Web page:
No scholarship is philosophically neutral, of course, every theory is “coming from” somewhere, framed by presuppositions or narratives of meaning. So it isn’t like Christians are the only ones trying to name and create uniquely consistent theory, guided by their deepest convictions about the nature of things. It really is what all professors do: profess what they think to be true about their field. Christians should, with whimsy and grace, want to be sure that we profess our theories and do our scholarship in ways that honors the Biblical command to do “all things” in Christ. Such a view some call “radical” drawing on the root word “radix” which means to get at the root of things.
I love (love, love) the upbeat, basic book for college students on doing this outrageous task called “Learning for the Love of God: A Guide for Students” by Derek Melleby & Donald Opitz (Brazos.) (An earlier edition was called, playing off the Marsden book,”The Outgageous Idea of Academic Faithfulness” but too many were confused by this idea that we re called to “academic faithfulness” so they changed the title.) It is informed by the best scholarship, and it is an essential tool for those who work with young scholars.
Perhaps more eloquent and classy is Cornelias Plantingas “Engagaing God’s World” (Eerdmans) which is, again, very inspiring and delight to read.
There are others who have written wisely about this, from various traditions, too — Anabaptists, Catholics and others — and this ongoing conversation is important and exciting. These have shaped what I mean, at least, by that phrase, and think these are fairly foundational resources for anyone involved in this conversation.
Here are two rambling pieces I wrote a bit ago, inviting people to read widely in their question to think well, for God’s glory.
Here, as a way into what we mean by thinking faithfully about political theory, and a list of books that do that well, I first offer a rumination on the Christian mind, lamenting the lack of Biblically-grounded thinking, in the mode, perhaps of the classic “Scandel of the Evangelical Mind” by Mark Noll — though not that sophisticeted, of course. I think the first few paragraphs say it pretty well. I hope this helps answer your great question.
Tom Grosh IV says
Amen! Thank-you Byron! What a joy to have you part of the conversation.
Dear Sergey, Please forgive me for the delay in my response. In addition to what Byron has shared, I encourage you to mine through this site, starting with the growing interview section (https://blog.emergingscholars.org/category/interview/). BTW, this includes an interview of Derek Melleby, https://blog.emergingscholars.org/2010/03/derek-melleby-academic-faithfulness/.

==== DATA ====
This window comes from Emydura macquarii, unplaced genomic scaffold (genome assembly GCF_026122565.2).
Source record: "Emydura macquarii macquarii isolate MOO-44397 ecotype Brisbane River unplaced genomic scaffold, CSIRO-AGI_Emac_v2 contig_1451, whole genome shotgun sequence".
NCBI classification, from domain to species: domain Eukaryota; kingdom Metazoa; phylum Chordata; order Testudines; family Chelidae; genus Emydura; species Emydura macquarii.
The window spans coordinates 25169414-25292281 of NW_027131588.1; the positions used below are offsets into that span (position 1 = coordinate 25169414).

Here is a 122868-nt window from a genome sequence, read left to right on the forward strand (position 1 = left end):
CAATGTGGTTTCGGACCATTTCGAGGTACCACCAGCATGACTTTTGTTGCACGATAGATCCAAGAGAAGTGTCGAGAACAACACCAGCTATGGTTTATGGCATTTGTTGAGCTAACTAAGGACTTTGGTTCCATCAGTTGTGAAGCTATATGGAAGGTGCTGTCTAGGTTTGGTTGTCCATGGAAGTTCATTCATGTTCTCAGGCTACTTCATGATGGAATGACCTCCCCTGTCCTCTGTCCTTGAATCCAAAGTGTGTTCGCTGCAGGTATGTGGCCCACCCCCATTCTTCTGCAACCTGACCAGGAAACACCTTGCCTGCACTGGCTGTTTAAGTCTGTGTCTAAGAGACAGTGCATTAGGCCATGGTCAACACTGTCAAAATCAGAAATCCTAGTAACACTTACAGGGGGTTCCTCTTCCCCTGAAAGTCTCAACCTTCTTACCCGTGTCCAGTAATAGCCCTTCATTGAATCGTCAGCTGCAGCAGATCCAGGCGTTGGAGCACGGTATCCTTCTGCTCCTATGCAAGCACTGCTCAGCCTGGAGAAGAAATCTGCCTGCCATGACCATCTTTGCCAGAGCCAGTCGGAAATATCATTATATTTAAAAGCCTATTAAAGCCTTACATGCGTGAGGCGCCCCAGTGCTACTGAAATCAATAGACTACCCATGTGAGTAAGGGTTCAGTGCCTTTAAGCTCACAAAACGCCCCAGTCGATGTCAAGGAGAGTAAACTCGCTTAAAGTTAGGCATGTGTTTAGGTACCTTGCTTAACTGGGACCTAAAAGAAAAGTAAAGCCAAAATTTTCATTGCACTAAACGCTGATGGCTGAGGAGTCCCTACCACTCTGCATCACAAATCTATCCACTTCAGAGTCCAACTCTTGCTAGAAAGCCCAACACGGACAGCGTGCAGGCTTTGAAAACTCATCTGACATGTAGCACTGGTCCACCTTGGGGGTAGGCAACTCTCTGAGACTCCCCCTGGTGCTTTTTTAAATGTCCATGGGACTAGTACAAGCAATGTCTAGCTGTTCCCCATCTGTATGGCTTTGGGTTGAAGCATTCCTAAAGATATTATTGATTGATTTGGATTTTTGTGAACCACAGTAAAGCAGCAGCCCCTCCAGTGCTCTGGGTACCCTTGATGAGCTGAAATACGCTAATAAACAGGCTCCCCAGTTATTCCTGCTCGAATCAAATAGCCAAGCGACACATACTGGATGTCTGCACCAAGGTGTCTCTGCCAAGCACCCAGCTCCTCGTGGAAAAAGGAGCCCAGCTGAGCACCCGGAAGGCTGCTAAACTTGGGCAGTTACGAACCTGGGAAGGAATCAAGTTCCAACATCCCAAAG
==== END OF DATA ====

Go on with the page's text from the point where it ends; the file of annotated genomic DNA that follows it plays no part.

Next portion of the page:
“The Marks of a Christian Scholar” (Mark Eckel) (https://blog.emergingscholars.org/category/vocation-and-calling/the-marks-of-a-christian-scholar/) and a discussion of “The Outrageous Idea of Christian Scholarship” https://blog.emergingscholars.org/category/resources-2/book-reviews/outrageous-idea-of-christian-scholarship-book-reviews/) tie into what Byron has shared.
I think that you’ll find a consideration of “When God Talks Back” (https://blog.emergingscholars.org/category/resources-2/book-reviews/when-god-talks-back/) and “Bearing the Image of God (https://blog.emergingscholars.org/category/christian-thought-and-practice/devotional/bearing-the-image-of-god/) worthwhile. As for our previous conversations regarding science and faith there is much to be found in https://blog.emergingscholars.org/category/resources-2/science-and-faith-resources-2/.
Note: My piece on “Loving God in the flesh in the real world” is on ESN’s main site (http://esn.intervarsity.org/resource/loving-god-flesh-real-world) with several other pieces on calling/vocation which may be of interest to you (http://esn.intervarsity.org/resource/calling-vocation).
This proff is very encouraging. I feel when I read I have to read everything but lose sight of the characters and how to emotionally relate to the characters in history. Very eye opening.